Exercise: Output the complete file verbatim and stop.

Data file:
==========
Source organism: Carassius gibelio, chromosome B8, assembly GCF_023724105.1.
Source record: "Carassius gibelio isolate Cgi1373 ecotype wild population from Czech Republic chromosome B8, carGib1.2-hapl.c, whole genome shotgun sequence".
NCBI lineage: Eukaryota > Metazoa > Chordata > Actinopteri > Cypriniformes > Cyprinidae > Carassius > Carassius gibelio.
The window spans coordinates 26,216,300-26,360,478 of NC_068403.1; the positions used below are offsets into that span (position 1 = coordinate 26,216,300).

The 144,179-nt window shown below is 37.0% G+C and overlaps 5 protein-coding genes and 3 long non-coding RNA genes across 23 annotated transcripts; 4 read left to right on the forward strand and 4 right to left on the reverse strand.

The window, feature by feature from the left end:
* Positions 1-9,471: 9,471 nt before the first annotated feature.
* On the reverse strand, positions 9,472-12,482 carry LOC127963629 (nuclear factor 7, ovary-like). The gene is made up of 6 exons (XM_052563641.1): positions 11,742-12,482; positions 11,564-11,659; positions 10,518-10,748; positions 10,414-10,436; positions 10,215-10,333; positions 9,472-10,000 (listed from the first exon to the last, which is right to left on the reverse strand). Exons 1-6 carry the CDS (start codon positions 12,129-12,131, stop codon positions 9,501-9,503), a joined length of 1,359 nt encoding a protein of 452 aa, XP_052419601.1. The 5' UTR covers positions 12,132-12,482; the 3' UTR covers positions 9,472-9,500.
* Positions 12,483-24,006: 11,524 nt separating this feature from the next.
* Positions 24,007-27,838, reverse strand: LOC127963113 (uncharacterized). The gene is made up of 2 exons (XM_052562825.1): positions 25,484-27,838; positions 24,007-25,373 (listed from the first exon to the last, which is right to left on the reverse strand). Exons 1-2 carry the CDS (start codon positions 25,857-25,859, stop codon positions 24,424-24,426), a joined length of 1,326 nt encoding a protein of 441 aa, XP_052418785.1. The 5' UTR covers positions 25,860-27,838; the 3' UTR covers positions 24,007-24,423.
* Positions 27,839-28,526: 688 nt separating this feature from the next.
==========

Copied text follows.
Source organism: Carassius gibelio, chromosome B8, assembly GCF_023724105.1.
Source record: "Carassius gibelio isolate Cgi1373 ecotype wild population from Czech Republic chromosome B8, carGib1.2-hapl.c, whole genome shotgun sequence".
NCBI lineage: Eukaryota > Metazoa > Chordata > Actinopteri > Cypriniformes > Cyprinidae > Carassius > Carassius gibelio.
The window spans coordinates 26,216,300-26,360,478 of NC_068403.1; the positions used below are offsets into that span (position 1 = coordinate 26,216,300).

The 144,179-nt window shown below is 37.0% G+C and overlaps 5 protein-coding genes and 3 long non-coding RNA genes across 23 annotated transcripts; 4 read left to right on the forward strand and 4 right to left on the reverse strand.

The window, feature by feature from the left end:
* Positions 1-9,471: 9,471 nt before the first annotated feature.
* On the reverse strand, positions 9,472-12,482 carry LOC127963629 (nuclear factor 7, ovary-like). The gene is made up of 6 exons (XM_052563641.1): positions 11,742-12,482; positions 11,564-11,659; positions 10,518-10,748; positions 10,414-10,436; positions 10,215-10,333; positions 9,472-10,000 (listed from the first exon to the last, which is right to left on the reverse strand). Exons 1-6 carry the CDS (start codon positions 12,129-12,131, stop codon positions 9,501-9,503), a joined length of 1,359 nt encoding a protein of 452 aa, XP_052419601.1. The 5' UTR covers positions 12,132-12,482; the 3' UTR covers positions 9,472-9,500.
* Positions 12,483-24,006: 11,524 nt separating this feature from the next.
* Positions 24,007-27,838, reverse strand: LOC127963113 (uncharacterized). The gene is made up of 2 exons (XM_052562825.1): positions 25,484-27,838; positions 24,007-25,373 (listed from the first exon to the last, which is right to left on the reverse strand). Exons 1-2 carry the CDS (start codon positions 25,857-25,859, stop codon positions 24,424-24,426), a joined length of 1,326 nt encoding a protein of 441 aa, XP_052418785.1. The 5' UTR covers positions 25,860-27,838; the 3' UTR covers positions 24,007-24,423.
* Positions 27,839-28,526: 688 nt separating this feature from the next.